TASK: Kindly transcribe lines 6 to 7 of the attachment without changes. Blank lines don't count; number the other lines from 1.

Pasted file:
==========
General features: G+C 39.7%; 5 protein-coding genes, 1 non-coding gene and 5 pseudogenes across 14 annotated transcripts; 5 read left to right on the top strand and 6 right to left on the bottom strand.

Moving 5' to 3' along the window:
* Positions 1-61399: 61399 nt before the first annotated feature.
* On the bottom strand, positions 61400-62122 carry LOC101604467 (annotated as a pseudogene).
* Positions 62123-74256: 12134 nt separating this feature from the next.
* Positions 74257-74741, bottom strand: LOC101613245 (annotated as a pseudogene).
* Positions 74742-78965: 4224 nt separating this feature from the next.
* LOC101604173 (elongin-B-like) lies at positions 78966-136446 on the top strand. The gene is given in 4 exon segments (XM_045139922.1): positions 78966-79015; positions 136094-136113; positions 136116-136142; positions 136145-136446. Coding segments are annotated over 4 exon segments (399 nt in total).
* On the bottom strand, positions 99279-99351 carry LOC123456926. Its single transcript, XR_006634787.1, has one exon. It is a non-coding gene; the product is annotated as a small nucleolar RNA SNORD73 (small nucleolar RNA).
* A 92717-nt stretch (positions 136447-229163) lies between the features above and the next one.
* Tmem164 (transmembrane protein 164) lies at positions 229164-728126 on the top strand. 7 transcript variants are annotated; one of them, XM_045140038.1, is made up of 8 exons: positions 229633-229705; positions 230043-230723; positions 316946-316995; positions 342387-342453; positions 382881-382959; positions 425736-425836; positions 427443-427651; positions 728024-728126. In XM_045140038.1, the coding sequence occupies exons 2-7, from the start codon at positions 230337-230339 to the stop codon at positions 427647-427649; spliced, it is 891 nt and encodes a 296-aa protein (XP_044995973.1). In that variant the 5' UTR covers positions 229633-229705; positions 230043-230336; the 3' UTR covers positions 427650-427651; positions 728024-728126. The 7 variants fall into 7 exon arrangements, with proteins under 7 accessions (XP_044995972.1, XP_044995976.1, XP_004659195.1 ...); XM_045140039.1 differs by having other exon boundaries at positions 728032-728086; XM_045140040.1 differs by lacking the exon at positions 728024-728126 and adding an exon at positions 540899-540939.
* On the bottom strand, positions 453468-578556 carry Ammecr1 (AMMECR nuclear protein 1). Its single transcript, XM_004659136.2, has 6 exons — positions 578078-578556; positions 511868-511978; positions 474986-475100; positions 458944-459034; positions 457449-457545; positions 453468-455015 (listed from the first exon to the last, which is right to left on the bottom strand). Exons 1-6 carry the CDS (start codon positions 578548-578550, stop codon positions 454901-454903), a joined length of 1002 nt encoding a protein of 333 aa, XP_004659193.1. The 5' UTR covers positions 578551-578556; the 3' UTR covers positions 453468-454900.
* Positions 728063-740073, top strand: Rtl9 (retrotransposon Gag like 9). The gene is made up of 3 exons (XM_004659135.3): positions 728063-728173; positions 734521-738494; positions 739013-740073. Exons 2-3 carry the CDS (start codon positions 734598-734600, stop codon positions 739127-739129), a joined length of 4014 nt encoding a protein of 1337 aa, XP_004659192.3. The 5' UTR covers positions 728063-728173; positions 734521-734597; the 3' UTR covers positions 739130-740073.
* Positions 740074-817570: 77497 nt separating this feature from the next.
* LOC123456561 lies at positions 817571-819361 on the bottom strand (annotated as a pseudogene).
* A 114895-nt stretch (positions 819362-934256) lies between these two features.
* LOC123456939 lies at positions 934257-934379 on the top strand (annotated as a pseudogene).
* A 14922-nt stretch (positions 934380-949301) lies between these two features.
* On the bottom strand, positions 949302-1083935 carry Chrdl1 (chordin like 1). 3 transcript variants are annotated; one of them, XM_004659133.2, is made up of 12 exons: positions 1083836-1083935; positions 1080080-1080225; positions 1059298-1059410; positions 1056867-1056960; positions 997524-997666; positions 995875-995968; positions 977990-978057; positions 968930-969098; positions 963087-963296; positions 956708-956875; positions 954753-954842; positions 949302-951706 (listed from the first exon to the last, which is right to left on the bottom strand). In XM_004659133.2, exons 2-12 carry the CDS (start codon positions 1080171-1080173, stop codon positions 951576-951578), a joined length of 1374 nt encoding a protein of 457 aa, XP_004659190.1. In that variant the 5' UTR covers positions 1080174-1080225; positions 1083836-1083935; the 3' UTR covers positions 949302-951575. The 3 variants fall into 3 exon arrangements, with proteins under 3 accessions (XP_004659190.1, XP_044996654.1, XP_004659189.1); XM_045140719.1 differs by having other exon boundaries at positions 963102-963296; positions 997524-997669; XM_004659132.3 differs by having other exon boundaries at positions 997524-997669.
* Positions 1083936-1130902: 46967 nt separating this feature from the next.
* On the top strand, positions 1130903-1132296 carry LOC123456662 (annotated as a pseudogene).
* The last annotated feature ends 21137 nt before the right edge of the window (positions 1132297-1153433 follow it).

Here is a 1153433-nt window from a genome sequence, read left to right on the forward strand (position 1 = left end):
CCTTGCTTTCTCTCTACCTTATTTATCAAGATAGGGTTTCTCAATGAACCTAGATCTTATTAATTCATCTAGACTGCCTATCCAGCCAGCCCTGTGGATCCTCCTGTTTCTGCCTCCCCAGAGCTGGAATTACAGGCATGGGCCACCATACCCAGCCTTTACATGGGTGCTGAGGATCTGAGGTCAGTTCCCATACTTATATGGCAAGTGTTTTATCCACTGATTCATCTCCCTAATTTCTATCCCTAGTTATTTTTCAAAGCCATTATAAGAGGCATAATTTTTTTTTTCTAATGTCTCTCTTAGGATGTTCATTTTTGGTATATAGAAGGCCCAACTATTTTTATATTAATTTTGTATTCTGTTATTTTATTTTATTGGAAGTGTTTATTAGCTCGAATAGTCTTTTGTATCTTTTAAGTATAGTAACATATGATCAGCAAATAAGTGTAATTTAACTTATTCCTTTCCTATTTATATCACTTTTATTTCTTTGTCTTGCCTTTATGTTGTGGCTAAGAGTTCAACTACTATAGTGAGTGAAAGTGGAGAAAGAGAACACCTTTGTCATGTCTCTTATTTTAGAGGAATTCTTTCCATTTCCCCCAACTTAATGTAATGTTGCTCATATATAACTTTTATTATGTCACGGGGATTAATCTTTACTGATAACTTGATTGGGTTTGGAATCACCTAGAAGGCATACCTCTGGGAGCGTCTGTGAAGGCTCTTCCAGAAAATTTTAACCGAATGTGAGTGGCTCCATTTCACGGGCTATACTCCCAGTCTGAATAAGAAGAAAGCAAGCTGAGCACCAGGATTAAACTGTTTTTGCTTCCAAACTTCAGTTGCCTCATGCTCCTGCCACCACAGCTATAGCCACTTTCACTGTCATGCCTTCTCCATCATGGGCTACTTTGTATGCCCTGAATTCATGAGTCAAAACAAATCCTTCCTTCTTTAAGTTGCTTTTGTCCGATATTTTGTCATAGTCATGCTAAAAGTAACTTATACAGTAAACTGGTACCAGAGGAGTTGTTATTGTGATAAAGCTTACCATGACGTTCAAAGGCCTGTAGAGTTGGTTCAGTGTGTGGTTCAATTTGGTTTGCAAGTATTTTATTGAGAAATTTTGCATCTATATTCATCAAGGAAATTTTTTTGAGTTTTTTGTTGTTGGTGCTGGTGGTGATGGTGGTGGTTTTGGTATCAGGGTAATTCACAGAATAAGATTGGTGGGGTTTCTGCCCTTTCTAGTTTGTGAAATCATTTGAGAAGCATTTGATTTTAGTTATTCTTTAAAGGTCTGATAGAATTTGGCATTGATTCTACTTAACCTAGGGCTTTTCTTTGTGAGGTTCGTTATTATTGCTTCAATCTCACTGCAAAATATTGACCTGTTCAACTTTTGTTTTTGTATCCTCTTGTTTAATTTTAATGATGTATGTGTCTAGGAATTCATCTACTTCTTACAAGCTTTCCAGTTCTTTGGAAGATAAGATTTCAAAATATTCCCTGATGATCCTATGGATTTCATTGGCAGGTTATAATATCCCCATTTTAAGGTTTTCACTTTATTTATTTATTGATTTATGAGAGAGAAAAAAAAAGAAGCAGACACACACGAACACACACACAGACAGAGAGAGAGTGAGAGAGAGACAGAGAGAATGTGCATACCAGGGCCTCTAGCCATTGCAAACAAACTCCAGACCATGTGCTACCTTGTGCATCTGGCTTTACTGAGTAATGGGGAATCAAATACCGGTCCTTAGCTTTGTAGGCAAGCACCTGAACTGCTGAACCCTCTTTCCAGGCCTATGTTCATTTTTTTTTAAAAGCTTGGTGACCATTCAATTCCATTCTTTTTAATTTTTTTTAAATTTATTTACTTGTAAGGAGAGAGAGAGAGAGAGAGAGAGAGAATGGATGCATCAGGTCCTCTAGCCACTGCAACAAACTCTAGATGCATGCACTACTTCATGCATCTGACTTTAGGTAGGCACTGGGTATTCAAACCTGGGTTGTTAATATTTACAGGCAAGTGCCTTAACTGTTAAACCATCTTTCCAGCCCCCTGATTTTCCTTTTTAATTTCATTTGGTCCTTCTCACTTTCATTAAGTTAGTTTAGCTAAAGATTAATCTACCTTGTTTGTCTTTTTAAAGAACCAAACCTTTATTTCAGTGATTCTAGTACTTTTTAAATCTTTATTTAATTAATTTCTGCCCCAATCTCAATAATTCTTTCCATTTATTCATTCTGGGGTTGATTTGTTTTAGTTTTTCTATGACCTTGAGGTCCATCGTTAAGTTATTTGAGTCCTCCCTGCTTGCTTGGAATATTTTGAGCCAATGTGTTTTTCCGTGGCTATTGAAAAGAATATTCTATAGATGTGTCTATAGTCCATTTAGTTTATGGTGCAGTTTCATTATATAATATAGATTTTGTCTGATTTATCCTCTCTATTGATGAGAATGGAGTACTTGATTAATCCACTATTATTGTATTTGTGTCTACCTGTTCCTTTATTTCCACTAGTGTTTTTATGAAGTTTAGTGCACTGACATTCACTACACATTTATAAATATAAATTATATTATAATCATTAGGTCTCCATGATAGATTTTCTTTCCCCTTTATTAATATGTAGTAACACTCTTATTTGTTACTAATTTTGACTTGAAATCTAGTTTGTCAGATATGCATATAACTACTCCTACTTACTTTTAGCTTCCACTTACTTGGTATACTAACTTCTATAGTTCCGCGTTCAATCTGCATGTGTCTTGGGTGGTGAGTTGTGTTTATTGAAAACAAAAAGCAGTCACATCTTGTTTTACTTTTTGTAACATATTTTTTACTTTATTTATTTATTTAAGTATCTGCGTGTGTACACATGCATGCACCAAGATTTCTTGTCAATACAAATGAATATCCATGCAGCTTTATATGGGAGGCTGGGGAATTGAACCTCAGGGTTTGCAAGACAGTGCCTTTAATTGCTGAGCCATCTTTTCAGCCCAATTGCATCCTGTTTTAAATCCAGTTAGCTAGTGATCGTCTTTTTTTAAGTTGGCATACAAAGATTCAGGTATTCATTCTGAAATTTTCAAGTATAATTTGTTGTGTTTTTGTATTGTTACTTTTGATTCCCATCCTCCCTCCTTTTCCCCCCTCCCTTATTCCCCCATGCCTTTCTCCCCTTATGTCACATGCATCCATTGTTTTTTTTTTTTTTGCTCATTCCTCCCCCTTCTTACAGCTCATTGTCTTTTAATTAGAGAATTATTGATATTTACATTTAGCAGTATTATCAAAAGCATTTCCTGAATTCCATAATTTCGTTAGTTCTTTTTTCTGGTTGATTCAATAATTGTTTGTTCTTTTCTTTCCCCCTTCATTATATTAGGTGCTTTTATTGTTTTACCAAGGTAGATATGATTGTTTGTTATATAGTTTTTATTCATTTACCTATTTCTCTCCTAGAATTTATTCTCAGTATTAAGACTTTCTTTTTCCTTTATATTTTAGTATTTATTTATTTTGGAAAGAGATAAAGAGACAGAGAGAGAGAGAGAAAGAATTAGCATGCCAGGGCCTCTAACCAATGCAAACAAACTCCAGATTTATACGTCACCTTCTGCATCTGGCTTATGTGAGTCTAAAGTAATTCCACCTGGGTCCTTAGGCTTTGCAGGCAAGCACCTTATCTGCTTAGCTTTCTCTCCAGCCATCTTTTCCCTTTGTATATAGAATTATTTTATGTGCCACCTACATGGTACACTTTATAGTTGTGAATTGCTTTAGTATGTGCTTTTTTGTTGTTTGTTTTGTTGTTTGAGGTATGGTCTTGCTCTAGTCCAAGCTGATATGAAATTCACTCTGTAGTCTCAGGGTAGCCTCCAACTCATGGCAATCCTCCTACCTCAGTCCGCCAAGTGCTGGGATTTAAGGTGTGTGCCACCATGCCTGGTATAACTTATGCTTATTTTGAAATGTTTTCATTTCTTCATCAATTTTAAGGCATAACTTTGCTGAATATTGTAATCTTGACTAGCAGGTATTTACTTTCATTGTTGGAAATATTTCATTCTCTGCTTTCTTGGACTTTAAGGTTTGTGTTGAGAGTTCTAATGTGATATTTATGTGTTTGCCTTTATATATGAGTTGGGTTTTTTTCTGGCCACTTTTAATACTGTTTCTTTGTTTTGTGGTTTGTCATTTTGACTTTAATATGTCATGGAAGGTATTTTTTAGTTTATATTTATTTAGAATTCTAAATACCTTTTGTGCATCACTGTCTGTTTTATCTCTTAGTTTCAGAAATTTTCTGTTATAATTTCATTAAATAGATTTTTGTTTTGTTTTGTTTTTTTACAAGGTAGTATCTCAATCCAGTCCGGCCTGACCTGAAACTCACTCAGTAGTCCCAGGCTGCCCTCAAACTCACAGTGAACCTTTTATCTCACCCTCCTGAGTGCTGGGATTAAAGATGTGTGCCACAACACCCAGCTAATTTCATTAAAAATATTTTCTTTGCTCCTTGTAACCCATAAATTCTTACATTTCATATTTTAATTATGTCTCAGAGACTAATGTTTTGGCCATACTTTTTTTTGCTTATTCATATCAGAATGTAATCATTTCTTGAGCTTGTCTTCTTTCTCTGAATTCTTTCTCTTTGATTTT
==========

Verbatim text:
* Positions 74257-74741, bottom strand: LOC101613245 (annotated as a pseudogene).
* Positions 74742-78965: 4224 nt separating this feature from the next.